German Regulator Study Finds Advertised Internet Speeds Not Being Met


A study released by the German telecommunications regulator, the Bundesnetzagentur, has just been released, and it should serve as a warning for regulators around the world. Regulators used both a Germany-wide measuring platform, where results were generated in a controlled test environment, and a software application that provided end users via the internet ("Power Quality Initiative") a means to self-test their Internet speeds on their fixed and wireless connections.

The test ran between June and December of 2012 and over 250,000 consumers complied. This constitutes what is believed to be the largest review of broadband service anywhere.

The results are illuminating as well as discouraging. They showed that:

  • Only 15.7 percent of those using fixed telephone lines achieved the maximum advertised speeds.
  • 21 percent using mobile devices did so.
  • Nearly 50 percent of German consumers using Long Term Evolution (LTE) wireless, the supposedly fastest wireless broadband networks, had speeds that were no more than half as fast as the advertised maximum.

This study is believed to mirror the results of a broader study being compiled by the European Commission (EC) on broadband performance across its 27-nation members, which is in the final review stages. Rumors are that as in Germany, service providers are not delivering on their promises when it comes to access speeds. The study has special significance because Germany was one of the first European countries to adopt a nationwide LTE service.  

The challenges of Internet access promises versus performance

What the German study and the EU initiative highlight is the global challenge regulators are facing with regard to user expectations and the industry’s ability to deliver on what is advertising. In fact, this has been a hot topic for a while in the United States where there has even been legislation introduced, but never acted on, that in essence calls for service providers to stop what the sponsors believe is false advertising. 

Thus far, in the U.S. as well as in Europe, operators have been against any regulations that would force them to provide a legal “minimum speed.” Universally, operators have said that such legally binding obligations would be a burden because the nature and uncertainty of Internet traffic puts them in a position where the speeds actually experienced by individual end users makes it virtually impossible to guarantee a specific speed at any given point in time. 

What the study highlights is how seldom the maximum speeds are achieved which leads to real concerns about how often end users are really getting what they paid for. Jochen Homann, the Bundesnetzagentur president, said he planned to begin a “dialogue” with operators to improve the accuracy of their advertising claims.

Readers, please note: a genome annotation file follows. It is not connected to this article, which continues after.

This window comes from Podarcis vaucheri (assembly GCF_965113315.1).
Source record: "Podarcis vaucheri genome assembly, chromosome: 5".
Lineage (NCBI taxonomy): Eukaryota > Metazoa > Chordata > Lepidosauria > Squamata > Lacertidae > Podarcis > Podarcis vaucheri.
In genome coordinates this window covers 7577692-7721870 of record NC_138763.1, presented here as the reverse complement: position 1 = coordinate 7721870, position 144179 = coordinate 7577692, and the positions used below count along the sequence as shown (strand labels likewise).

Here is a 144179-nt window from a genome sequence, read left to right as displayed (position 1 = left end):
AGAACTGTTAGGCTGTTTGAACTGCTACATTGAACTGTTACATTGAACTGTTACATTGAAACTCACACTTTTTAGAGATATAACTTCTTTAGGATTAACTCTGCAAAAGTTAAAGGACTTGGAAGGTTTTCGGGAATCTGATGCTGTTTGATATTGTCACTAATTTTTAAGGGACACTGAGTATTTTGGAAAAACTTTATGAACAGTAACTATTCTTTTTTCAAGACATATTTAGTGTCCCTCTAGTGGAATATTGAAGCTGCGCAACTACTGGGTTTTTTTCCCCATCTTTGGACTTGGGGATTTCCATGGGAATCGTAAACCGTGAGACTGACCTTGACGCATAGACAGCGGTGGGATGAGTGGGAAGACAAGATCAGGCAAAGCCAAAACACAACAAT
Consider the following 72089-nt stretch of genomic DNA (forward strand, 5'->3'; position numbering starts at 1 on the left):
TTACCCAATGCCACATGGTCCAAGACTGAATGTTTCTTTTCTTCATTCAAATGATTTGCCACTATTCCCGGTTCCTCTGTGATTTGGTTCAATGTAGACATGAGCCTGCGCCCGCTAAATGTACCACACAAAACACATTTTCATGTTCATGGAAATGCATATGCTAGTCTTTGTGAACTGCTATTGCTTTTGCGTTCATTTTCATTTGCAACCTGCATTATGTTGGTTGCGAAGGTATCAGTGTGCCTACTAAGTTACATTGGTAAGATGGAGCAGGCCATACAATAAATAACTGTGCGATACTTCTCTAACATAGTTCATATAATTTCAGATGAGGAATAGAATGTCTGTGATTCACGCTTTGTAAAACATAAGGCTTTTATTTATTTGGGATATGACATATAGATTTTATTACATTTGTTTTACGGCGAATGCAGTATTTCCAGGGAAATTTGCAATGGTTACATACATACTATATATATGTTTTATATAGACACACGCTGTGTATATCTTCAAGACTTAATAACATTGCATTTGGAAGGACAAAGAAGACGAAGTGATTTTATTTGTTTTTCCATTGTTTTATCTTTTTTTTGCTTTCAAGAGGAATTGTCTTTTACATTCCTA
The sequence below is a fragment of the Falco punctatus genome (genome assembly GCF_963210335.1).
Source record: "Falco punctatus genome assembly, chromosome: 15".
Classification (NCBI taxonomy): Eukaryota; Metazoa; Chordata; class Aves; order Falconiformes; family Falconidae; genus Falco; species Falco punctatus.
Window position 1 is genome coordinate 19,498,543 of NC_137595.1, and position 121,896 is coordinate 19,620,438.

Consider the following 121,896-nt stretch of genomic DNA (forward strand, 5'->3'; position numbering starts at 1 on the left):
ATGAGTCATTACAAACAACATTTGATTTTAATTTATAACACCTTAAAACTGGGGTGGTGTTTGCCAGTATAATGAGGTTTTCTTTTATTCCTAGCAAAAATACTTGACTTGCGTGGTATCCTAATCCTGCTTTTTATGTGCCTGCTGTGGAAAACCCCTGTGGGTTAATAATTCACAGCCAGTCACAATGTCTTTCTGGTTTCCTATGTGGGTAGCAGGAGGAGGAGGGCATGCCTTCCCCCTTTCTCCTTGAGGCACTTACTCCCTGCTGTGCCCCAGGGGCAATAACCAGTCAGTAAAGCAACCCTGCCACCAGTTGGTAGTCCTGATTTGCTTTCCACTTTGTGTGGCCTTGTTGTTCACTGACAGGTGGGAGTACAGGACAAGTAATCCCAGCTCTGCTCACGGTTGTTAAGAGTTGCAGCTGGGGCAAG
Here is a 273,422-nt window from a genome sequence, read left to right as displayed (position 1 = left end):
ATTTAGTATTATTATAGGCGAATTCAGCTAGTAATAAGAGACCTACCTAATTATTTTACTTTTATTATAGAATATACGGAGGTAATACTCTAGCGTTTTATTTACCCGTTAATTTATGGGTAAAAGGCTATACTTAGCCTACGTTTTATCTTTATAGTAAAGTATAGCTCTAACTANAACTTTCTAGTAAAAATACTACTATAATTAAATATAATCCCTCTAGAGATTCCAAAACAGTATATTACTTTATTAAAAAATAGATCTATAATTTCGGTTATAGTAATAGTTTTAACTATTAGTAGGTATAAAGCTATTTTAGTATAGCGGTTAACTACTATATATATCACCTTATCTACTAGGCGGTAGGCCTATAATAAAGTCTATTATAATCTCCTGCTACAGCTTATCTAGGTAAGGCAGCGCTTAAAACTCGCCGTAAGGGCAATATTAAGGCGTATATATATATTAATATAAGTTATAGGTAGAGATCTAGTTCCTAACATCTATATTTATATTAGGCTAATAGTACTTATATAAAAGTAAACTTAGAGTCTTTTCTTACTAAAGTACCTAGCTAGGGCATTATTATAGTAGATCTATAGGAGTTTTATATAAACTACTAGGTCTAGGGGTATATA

As reported in The New York Times, the German situation shows the challenges regulators face in getting operators to commit to anything more than promises to do better. For example, it cites points made by Philipp Blank, a Deutsche Telekom spokesman in Bonn, who says the speed of a landline connection to a given user is influenced not just in traffic, but things like the length of the last mile connection the subscribers premise. 

With mobile, on the other hand, the amount of traffic on the local base station means consumers can only be offered a range of speeds and no guarantees.  

The article also extensively quotes Michael Bobrowski, a spokesman for the Verbraucherzentral Bundesverband, the Federation of German Consumer Organizations. Along with saying he doubted regulators could change business as usual in regard to getting operators to better price their offerings, and conceded the technical challenges, he noted, “It’s the competitive situation…They are all trying to win customers by promising very enticing speeds. The problem is that consumers cannot verify in advance what kind of speeds they will ultimately receive.”

Whether regulators anywhere in the world will be able to extract even voluntary actions by the industry to narrow the range of speeds in their broadband advertising may be a case of wishful thinking. Bobrowski accurately observes that customers have no way of taking services out for a test drive before they make a service commitment, and operators have little incentive in hotly contested markets to advertise anything less than the top speeds. 

Germany is going to make for a possibly precedent setting test of wills. Under recently revised laws, regulators have been given broader powers to improve the “transparency” of telecommunications products. As he pointed out, whether this will let the regulator impose “minimum speed” obligations for the first time in any country, is unclear yet sure to generate industry lawsuits.

As a practical matter, while I appreciate the advertising issue, my preference as a consumer would be if the industry provided a “pay-as-go” service. In other words, there are rates associated with various speeds for various time frames and I get billed only for what is actually delivered. 

Unfortunately, that’s probably wishful thinking as well.

Edited by Braden Becker
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